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Are potholes getting worse?

Michael Donlevy
15 Nov 2018

Potholes destroy bikes and occasionally take lives, so is there any chance of the problem being fixed?

Why are potholes in the news?

They’ve never really gone away, but they returned to the news in recent months because of Simon Moss’s face.

Photos of the 40-year-old cyclist’s injuries went viral when he lost four teeth and suffered a fractured spine and broken skull after hitting a nine-inch deep pothole and landing on his face. 

Potholes also hit the headlines in May when the AA’s director of insurance labelled them ‘a national disgrace’ that are now writing off cars. 

‘The AA’s report is an eye-opener, but it also misses a serious point,’ says Eric Craig, chairman of Free2Cycle, a social enterprise that supplies bikes to partnering organisations for their staff to ride for free.

‘Potholes pose far more risk to those on two wheels. They’re more than an inconvenience – they threaten lives.’

How do they happen?

Potholes are the result of time, weather and the properties of the road surface. Bitumen, which forms the top layer of most roads, weakens with age.

Wear and tear can lead to cracking, which allows water in. During winter the water freezes and thaws, and every time it thaws it expands, making the crack bigger, allowing more water in and creating a hole.

Traffic weakens the surface even more, making the hole bigger.

Why are they particularly bad at the moment?

Years of underinvestment have combined with a long, harsh winter – although to some, it’s the former that’s the bigger issue.

‘A hard winter is an excuse,’ says Craig. ‘We have a winter every year and every year it’s hard. We need the Government to start recognising potholes as a road safety issue.’

It’s true they’re getting worse. According to Cycling UK, 11,840 potholes were reported up until the end of May. That’s already more than the 10,538 reported in the whole of 2017.

‘We’re encouraging people to get on bikes, but sub-standard roads don’t help our cause,’ says Craig. ‘We hear talk – the Government are spending more on promoting cycling, setting up cycle schemes and doing lots of research – but if they fill in the holes more people will ride bikes.’

What dangers do they pose?

The Department for Transport reported in March that between 2007 and 2016 a total of 22 cyclists died and 368 were seriously injured in crashes where poorly maintained roads were considered a factor.

In 2015 alone, 46 cyclists were killed or seriously injured, an increase from 17 in 2007. And if the problem is getting worse, those figures are only going to rise.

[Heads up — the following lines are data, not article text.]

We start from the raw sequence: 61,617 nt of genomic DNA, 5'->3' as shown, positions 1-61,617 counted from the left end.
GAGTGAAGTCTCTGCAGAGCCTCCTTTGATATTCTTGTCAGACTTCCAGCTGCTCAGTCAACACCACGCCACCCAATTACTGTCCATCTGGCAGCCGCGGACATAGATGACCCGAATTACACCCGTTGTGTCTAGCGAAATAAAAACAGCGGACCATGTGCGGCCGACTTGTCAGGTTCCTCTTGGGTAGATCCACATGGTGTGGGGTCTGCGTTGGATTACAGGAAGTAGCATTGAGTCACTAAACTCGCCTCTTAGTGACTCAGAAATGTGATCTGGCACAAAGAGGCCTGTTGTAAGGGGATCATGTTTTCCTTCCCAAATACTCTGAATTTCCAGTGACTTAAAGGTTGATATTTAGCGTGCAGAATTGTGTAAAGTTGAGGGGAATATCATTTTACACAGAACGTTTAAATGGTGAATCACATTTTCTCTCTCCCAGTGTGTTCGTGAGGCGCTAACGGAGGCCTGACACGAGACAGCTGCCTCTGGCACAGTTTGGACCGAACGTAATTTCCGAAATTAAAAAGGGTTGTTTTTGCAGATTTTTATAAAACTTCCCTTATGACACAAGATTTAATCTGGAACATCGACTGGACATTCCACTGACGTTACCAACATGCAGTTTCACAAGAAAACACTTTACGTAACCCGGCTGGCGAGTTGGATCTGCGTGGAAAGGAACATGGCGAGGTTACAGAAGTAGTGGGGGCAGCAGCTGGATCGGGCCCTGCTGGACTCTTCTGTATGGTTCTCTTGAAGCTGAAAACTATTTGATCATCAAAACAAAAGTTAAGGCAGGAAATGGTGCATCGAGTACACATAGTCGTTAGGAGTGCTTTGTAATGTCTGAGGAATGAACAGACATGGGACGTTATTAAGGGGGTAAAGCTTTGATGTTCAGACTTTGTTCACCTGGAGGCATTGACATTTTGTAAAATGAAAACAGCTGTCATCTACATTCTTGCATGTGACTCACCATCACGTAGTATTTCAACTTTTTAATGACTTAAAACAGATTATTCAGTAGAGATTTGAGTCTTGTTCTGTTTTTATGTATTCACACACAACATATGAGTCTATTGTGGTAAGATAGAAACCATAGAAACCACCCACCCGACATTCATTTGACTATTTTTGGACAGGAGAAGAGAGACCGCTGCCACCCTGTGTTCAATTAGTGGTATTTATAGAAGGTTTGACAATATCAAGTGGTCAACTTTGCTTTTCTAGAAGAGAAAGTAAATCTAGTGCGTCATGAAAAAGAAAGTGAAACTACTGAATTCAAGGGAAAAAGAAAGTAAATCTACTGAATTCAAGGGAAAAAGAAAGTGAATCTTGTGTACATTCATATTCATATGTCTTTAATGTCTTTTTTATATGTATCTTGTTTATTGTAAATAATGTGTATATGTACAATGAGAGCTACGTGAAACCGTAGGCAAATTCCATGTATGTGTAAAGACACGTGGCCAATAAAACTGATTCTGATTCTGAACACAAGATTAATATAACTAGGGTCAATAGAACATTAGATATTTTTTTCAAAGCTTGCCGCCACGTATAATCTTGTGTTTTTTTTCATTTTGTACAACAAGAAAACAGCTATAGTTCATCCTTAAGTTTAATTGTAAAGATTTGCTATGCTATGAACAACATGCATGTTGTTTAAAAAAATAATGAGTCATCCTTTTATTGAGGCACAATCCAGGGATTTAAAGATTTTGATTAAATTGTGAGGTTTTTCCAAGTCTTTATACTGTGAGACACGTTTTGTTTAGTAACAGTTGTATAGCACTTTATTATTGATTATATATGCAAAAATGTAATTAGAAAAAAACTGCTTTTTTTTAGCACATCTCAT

Why don’t councils just fix them?

Money. The 2018 Annual Local Authority Road Maintenance (ALARM) survey revealed that it would require £9.31 billion of government cash and 14 years to fix the backlog of potholes and bring roads up to ‘a reasonable standard’. 

‘What’s really worrying is that 24,000 miles of local roads will need repairing next year and one in five could fail within five years,’ says Steve Gooding, director of the RAC Foundation. 

Lack of funding has forced one in five local authorities in England to cut transport budgets. More than half have cut their spending on road maintenance, despite the fact that traffic levels are at a record high and growing year on year.  

What can be done about them?

Quite simply, spend more on our roads. ‘The ALARM survey is not alarming enough,’ says Gooding.

‘It’s all too easy for MPs to lose sight that the local road network is the public sector’s most important asset.’

Yet there is an incentive for local councils to act. ‘It needs intelligent investment,’ says Craig.

‘All Free2Cycle journeys are tracked, so we can supply data to councils about not only how the bikes are being used – where, when, for how long – but also the savings in CO2 emissions.

Councils are fined for emissions, so if they can save money by encouraging people to ride bikes they’ll invest that money in roads.’

Longer term, there are some hi-tech developments that could revolutionise the UK’s infrastructure.

Researchers at Cranfield University have developed a geographic information system that uses climate data from soil to identify where and when potholes are likely to occur, as far into the future as 2050.

This could help councils make savings by identifying roads that need urgent attention, which can be repaired using materials that would otherwise go into landfill, and those that need complete resurfacing.

On top of that, researchers at Leeds University’s School of Civil Engineering are developing robots that can maintain and repair roads autonomously, working at night to minimise disruption.

Yet these projects are some way from fruition, and won’t reduce the risk on your next Sunday ride.

A quicker solution could come from the US, where the California Department of Transportation is patching potholes using a new, cost-effective material containing organic additives that harden immediately when added to water, again saving time and money.

Even that may take its time to reach the UK, though.  

So what should we be doing to stay safe?

‘You can report potholes at, because some councils will fill them in quickly,’ says coach Ric Stern of RST Sport.

‘But they can appear overnight, so pay attention and avoid routes where the roads are breaking up.

‘Cyclists spend too much time looking at their GPS, their power meters and their Strava segments. You need to look at the road if you don’t want to end up with your face on it.’

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